Sometimes, just talking about mental health can make you feel better and navigating your dialogue between your team can garner a feeling of safety and support. Talking about it also can help recognize the signs and source of a problem, and having a designating HR program for this can be part of your management strategy. Falling into a lull can cause your work to suffer and consequentially has a negative long-term effect on employees’ ability to fulfill everyday tasks. Having open discourse between employees and directors will expose any pressure-points that act as anchor to employee mental-health and productivity.
Ambience Goes A Long Way
Use your desk not just for what is was intended but for also creating an inspiring space. Clean and organize clutter, pleasure your senses, and incorporate physical and mental ergonomic traits to make mundane tasks more enjoyable and decrease the source of mental blocks. When working from home, employees have the luxury of playing with lighting, scent, and location. Whether you prefer with the lights dimmed, lighting a scented candle, having background music, or in front of a window, the choice is ultimately yours.
Adding plants, décor, organization, and general personalization is an immediate mood booster and source of inspiration. As it’s easy to be glued to your chair or hours at a time, at least make it a better experience. Be sure to put reminders to take breaks, get up and move, and to eat throughout the day. It’s imperative to create boundaries with this and to not work where you rest. Try not to eat at your desk and to take that time for yourself. Your surroundings should have a purpose and each purpose should have its own surrounding. If employees work at the office, allow them to customize their space or ask them what works best. Some companies instill an open, group dynamic with shared bench seating as employees prefer it.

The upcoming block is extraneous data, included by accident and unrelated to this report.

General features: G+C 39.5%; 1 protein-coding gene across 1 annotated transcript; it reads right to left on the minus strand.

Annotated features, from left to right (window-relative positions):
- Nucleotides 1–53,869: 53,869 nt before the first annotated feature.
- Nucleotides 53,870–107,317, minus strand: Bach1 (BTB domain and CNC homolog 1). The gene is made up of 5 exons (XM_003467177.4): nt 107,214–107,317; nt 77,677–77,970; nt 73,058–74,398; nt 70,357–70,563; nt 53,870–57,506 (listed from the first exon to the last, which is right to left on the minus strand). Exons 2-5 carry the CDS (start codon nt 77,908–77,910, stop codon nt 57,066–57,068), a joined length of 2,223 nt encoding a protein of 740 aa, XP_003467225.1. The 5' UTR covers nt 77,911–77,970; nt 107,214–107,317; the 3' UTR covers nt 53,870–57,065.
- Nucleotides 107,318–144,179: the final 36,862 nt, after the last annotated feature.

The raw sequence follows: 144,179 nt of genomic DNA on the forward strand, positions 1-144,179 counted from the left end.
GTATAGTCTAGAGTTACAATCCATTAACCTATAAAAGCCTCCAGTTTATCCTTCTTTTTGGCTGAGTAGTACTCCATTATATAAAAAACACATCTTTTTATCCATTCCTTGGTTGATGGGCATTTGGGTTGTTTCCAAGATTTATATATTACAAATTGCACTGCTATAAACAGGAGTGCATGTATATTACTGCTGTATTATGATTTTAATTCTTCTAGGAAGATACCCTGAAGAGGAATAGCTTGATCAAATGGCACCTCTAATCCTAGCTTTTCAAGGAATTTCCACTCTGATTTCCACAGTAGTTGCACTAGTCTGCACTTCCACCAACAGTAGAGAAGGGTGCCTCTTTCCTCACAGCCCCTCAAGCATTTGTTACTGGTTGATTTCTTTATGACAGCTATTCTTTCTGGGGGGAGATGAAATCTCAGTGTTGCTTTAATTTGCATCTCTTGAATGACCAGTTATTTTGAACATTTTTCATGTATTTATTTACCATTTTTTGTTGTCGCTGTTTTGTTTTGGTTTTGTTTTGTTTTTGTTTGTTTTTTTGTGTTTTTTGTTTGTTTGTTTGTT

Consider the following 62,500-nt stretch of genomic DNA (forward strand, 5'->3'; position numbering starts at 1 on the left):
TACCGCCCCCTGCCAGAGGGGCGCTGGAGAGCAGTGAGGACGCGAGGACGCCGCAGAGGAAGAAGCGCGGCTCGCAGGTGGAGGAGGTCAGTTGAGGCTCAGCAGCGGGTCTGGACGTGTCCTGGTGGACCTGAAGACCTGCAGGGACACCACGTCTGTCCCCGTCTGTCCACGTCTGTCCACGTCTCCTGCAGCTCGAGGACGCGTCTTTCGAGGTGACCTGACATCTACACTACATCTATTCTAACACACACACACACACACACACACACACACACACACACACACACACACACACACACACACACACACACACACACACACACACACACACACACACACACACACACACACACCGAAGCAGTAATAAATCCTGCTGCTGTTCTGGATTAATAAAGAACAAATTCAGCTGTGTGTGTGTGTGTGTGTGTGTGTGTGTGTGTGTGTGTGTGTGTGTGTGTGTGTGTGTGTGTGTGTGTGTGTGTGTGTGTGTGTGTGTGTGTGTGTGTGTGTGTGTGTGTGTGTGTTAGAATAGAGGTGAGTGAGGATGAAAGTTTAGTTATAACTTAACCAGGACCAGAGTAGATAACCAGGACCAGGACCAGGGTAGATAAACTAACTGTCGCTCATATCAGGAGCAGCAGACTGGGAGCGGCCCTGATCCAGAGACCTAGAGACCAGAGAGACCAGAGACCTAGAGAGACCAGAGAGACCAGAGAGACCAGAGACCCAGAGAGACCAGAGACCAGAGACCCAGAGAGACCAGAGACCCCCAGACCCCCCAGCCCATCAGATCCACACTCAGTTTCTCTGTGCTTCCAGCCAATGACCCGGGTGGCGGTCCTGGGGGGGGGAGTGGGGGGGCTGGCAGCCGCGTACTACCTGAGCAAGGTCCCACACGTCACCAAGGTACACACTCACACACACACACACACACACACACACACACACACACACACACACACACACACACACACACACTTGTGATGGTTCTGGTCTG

Work Routine Boosters To Improve Your Mental Health
- When constructing your ideal routine, make sure to add in breaks. Use them as your “you time” to exercise, decompress, mediate, eat, etc. and this fulfills your mental state and improves concertation when you return to work more.
- Log-off accordingly. Whether you’re a morning or night person, remember to not over work. Sometimes working overtime is necessary, but if overdone, can cause serious burnout. Read more about employee burnout
- Drink water. Staying hydrated during times of mental exertion gives you the proper fuel you need. Avoid over-consuming caffeine as it can dehydrate you and cause brain fog and dehydration.
- Make a to-do list fill with manageable, realistic goals. Having a clear understanding of what you need to do allows you to prioritize easily and tackle each task efficiently.
- Get help when triggered and talk it out. When feeling low, talk to friends or coworkers you trust for instant motivation. Having this distraction can improve concentration.